The country is set to make history this week with the commencement of free learning in secondary schools.
The State targets to ease the burden on parents and guardians by footing Sh22,844 in tuition fees for each student and improving the transition rates from primary to secondary schools. Day schooling will be free under this arrangement.
While this may feel good, experience from the introduction of free primary education in 2003 gives reason for concern. Those tasked with implementing the scheme must be prepared to deal with an expected barrage of challenges.
Student enrolment in secondary schools will certainly jump with the elimination of tuition costs and the Education ministry and administrators of the various institutions must plan for it to guarantee quality learning.
The introduction of free primary education came with an array of unpleasant realities including overstretched learning and accommodation facilities.
Pupil-to-teacher ratios also worsened, dealing a blow to quality learning. The whole scheme was further characterized by delayed disbursement of government funds, which affected learning.
There is a risk of this replicating in the free secondary school education programme if urgent steps are not taken to address the present shortage of teachers as well as classrooms and other facilities including libraries and laboratories.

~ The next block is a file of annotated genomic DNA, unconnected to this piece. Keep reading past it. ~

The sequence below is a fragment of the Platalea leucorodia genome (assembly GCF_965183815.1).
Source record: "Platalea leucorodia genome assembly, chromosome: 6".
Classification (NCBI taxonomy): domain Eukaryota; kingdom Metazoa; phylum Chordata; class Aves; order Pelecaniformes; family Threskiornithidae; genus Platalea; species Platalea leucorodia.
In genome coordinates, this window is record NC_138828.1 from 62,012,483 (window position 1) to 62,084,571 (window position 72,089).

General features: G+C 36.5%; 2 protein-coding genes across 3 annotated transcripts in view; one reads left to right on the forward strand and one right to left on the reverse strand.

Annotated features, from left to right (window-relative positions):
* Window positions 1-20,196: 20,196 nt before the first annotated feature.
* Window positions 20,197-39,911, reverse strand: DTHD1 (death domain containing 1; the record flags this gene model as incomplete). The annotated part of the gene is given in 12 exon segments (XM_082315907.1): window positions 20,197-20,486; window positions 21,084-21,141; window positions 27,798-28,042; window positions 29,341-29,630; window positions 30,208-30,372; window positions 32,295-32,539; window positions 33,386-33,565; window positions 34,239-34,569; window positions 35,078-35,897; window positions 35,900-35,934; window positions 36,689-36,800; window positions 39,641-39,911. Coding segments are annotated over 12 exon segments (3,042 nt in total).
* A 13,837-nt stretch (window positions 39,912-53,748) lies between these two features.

It is estimated that secondary schools already have a shortage of about 50,000 teachers yet it is anticipated that about 903,200 students would be joining public secondary schools and 100,322 private ones, up from 700,000 in 2016.
The government hopes to employ more than 10,000 teachers ahead of the roll out of the free secondary education.
The Education ministry and the Teachers Service Commission (TSC) must quickly deal with this massive shortage of teachers and facilities to safeguard the relevance of the free secondary education programme.
It would be senseless herding thousands of students into secondary schools without enough teachers and facilities. This would only add to the present crisis where about 1 million have failed to attain cut-off points for university admission in the last two years alone.